Created By: BradyLady on March 11, 2013

Reverse Aesop

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I went to Lost and Found, and they suggested I come here. I wondered what form of Broken Aesop it was, and none of them seemed to fit.

Situation, an older but dumber character teaches a "lesson" to a younger but wiser character. It is exactly the wrong message to send. The older, dumber character is blind to that fact, the younger, smarter character may or may not realize it, but it is glaringly obvious to the audience. The Aesop clearly communicated is, "This character is an idiot. Don't be like him."

Examples: My original Live Action TV citation, "Reba." Van wants to shave his head to fit in with his football teammates who have already done so. Wife Cheyenne doesn't want him to. Trying to reason her out of her objections, he goes on and on about fitting in and being part of the group. Jake picks up from this, "So, it's OK to do something just because everybody else is doing it?" Van scoffs in a "no kidding, Captian Obvious" manner, and answers, "Yeah. If you want to be cool." This is what Van wants Jake to learn, but clearly the audience is meant to see Van's Aesop for how stupid it is.

The Roald Dahl book "Matilda" is all about this kind of interaction. Matilda's parents and principal consistently promote wrong behavior while punishing virtue, and the audience is expected to recognize this. Nobody actually thinks that the authority figures Matilda answers to are giving her healthy life lessons.

The "A Fish Out of Water" episode of Family Guy. I seriously doubt most mothers would encourage a teenage daughter to flash her breasts at an adoring crowd. Also from Family Guy, the "Brian Sings and Swings" episode. Sarah offers friendship to a friendless Meg, for which the teacher scolds her. "Don't you know Meg is awful?" The audience is expected to know that any teacher would actually praise that gesture, rather than object.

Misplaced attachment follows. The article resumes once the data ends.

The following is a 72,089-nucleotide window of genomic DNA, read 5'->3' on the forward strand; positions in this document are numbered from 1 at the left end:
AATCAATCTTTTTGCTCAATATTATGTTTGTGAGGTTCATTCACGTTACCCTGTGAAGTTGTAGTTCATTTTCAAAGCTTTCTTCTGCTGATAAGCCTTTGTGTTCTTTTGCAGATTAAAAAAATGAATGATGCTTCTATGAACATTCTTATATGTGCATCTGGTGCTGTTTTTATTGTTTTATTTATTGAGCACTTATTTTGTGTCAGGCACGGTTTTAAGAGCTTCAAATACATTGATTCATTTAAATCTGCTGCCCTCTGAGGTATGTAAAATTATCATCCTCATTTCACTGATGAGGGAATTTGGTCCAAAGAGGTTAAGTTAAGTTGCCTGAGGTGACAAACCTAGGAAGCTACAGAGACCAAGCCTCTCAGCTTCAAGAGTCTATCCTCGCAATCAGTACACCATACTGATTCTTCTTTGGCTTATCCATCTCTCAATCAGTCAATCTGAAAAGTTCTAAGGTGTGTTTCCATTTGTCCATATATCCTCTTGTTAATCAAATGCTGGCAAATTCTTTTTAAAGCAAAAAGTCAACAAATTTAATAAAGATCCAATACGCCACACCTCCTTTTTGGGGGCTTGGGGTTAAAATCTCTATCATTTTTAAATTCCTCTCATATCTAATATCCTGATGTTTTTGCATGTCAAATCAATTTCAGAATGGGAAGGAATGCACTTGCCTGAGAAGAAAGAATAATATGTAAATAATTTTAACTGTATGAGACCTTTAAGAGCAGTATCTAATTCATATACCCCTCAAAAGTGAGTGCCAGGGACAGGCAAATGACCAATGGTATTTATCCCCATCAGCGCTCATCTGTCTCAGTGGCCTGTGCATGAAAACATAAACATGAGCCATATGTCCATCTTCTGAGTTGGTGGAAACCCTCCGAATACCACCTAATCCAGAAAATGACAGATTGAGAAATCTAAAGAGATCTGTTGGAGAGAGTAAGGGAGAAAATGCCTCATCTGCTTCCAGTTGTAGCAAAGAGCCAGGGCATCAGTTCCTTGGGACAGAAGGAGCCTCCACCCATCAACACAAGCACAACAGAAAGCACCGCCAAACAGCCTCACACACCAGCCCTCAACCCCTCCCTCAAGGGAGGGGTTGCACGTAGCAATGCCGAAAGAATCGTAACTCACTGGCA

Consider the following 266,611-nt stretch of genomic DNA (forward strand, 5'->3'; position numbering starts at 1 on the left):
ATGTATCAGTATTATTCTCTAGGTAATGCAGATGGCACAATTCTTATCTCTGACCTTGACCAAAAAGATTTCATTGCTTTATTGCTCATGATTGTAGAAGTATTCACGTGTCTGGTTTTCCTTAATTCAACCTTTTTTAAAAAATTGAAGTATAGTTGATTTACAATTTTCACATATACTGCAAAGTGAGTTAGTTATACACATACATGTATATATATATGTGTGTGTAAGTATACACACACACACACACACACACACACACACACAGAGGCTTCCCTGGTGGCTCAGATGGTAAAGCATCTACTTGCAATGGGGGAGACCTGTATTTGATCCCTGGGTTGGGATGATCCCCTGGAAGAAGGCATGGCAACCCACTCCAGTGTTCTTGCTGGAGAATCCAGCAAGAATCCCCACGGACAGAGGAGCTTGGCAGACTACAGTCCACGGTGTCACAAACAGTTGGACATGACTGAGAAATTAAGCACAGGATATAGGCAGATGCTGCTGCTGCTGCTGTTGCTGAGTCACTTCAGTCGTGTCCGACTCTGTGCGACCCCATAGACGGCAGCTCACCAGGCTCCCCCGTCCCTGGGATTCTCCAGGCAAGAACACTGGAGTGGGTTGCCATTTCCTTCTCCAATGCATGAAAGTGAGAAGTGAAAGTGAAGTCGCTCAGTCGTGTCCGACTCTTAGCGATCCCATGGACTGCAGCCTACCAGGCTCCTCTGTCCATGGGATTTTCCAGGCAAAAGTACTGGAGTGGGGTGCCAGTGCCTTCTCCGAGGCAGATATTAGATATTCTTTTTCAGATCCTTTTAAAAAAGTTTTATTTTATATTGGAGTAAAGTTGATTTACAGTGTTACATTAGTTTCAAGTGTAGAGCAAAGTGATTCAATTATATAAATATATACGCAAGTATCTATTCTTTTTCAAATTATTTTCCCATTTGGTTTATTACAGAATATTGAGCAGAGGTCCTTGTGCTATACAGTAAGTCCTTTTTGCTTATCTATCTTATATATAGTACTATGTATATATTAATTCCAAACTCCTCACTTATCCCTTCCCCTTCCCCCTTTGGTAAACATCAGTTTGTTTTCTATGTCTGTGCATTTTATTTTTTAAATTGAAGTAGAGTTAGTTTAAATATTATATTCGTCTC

Community Feedback Replies: 8
  • March 11, 2013
  • March 11, 2013
    I'm not sure. With Bad Is Good And Good Is Bad, the characters seem to *know* they are promoting evil. That doesn't seem to be the case here, where the character is oblivious but everyone else is painfully aware. In a Family Unfriendly Aesop, the characters are trying to teach healthy lessons, but the wrong lesson gets communicated. Here, the characters are essentially idiots who think they're right. However, this is closer to what I was looking for than the suggestions in Lostand Found, so you might be right.
  • March 11, 2013
    No, Family Unfriendly Aesops can be intentional
  • March 11, 2013
    If this is already Family Unfriendly Aesop, I'm OK with that, but it seems to me Family Unfriendly is a bit more subtle. I'm thinking blatant. What I have in mind is when the character says something that is obviously the opposite of what the audience is supposed to take away from it. I don't know of any character who has actually said this, but picture a parent telling a teenager that he should party rather than study for a test. Or is that Bad Is Good And Good Is Bad?

  • March 11, 2013
    Maybe the Anti Role Model is more up your alley.
  • March 12, 2013
    These suggestions are a lot closer than the ones in Lost And Found, but I think it's still separate. Anti Role Model is the character who would deliver the Reverse Aesop.
  • March 12, 2013
    Perhaps what BradyLady is proposing is an Aesop subverted. While it is possible for a trope subversion to become a trope unto itself, it will need multiple examples. Otherwise, the few that aggregate here can be migrated to the Aesop page as subversions.
  • March 29, 2013
    I believe oneuglybunny is right. I'm OK with closing this and just putting in my examples as a subverted Aesop.

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